• Exxon Valdez Oil Spill Case Study

    1498 Words  | 3 Pages

    Exxon Valdez Oil Spill According to an online article from Thought Company, the 1989 Exxon Valdez oil spill polluted the waters of Prince William Sound, coated more than a thousand miles of pristine coastline and killed hundreds of thousands of birds, fish, and animals. This crisis has become a symbol of human-caused environmental disasters all over the world. Many years after the accident, and despite billions of dollars spent on cleanup efforts, crude oil can still be found under the rocks and

  • Exxon Valdez: A Brief Summary Of Bligh Reef

    720 Words  | 2 Pages

    On march 24, 1989, the Exxon Valdez hit a reef called Bligh Reef, severely damaging the ship, and rupturing eight out of the eleven holds. The third mate increased the damage of the ship by trying to break free of the reef, but this only did more damage to the ship causing more oil to spill out than before. This was the cause of human error, and if not for the carelessness of the captain, and the inexperience of the third mate, the ship would have never hit the reef. The captain should have stayed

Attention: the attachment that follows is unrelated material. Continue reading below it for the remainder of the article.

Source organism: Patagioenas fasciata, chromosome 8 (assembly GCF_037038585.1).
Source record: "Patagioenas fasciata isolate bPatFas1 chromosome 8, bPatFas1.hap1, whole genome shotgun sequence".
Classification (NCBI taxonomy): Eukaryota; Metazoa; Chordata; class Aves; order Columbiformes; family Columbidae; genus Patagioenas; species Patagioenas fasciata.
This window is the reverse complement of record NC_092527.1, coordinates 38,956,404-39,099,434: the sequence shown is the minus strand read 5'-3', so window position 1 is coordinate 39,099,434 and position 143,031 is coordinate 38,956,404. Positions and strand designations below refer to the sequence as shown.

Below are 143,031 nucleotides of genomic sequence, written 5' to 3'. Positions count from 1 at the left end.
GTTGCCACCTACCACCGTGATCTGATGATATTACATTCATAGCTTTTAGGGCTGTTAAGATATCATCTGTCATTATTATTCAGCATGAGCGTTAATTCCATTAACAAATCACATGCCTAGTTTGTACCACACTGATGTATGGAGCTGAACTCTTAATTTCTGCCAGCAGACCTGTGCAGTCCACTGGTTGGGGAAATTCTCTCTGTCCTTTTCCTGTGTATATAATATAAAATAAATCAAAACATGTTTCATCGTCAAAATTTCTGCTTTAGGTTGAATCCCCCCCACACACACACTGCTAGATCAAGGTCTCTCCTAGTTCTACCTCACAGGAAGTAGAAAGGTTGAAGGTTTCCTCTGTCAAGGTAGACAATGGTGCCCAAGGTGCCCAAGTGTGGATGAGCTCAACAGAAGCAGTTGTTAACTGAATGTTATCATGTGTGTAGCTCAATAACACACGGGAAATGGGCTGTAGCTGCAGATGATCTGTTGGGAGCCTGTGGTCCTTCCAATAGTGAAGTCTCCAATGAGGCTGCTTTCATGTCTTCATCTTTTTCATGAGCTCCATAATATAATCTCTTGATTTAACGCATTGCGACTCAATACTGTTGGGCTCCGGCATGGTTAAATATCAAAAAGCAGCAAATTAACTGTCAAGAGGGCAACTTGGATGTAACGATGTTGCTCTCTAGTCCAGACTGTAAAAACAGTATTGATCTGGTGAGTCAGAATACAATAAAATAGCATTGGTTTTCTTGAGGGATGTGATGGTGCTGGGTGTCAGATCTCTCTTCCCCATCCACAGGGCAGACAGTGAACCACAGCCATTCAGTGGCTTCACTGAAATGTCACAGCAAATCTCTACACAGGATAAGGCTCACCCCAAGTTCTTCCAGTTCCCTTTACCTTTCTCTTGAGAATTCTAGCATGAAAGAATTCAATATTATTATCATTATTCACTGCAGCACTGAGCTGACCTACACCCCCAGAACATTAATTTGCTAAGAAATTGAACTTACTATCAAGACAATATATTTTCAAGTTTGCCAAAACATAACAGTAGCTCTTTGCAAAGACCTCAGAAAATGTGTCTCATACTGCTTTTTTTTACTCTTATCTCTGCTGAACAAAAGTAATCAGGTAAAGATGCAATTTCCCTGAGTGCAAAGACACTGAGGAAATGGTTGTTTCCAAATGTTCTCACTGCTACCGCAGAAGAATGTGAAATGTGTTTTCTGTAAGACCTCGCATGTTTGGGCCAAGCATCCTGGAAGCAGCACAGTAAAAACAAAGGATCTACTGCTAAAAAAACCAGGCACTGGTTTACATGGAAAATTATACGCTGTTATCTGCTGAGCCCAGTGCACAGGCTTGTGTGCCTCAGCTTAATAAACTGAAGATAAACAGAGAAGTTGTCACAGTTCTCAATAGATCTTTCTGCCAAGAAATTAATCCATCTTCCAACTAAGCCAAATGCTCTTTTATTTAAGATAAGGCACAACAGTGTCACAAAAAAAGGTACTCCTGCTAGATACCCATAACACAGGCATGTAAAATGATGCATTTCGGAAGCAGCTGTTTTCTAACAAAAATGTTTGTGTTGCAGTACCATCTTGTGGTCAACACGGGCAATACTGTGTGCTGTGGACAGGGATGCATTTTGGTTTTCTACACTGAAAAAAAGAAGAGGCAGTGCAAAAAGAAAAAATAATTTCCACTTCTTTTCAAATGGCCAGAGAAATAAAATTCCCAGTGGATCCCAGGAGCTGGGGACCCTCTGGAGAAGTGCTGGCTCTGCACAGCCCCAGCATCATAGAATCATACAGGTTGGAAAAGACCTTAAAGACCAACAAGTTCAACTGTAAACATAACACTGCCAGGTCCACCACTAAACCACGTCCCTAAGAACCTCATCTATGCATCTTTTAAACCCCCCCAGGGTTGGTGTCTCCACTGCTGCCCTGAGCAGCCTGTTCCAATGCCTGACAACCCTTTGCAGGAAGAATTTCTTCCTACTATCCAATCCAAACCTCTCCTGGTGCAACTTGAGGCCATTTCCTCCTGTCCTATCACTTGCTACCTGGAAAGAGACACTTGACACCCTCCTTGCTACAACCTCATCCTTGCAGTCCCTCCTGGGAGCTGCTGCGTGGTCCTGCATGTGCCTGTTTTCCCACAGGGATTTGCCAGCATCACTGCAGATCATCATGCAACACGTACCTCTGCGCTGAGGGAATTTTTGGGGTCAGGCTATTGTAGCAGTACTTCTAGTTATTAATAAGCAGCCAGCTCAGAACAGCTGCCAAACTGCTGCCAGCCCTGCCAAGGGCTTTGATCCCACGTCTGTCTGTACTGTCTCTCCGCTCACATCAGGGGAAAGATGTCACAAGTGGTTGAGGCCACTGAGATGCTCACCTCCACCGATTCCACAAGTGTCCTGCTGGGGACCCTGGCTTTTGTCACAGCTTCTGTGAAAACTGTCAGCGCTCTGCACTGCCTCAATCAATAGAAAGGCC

• Business Ethics and the 1989 Exxon Valdez Oil Spill

    3438 Words  | 7 Pages

    needs to understand the difference between right and wrong. Since businesses touch such a large segment of our society, codes of ethics must be established and followed to protect the general public. In the following pages we will discuss the 1989 Exxon Valdez oil spill disaster and examine how it relates to (1) the state of business ethics since 2000, (2) examples of the classic schools of ethics - golden rule, golden mean, utilitarianism, and categorical imperative, (3) three challenges journalist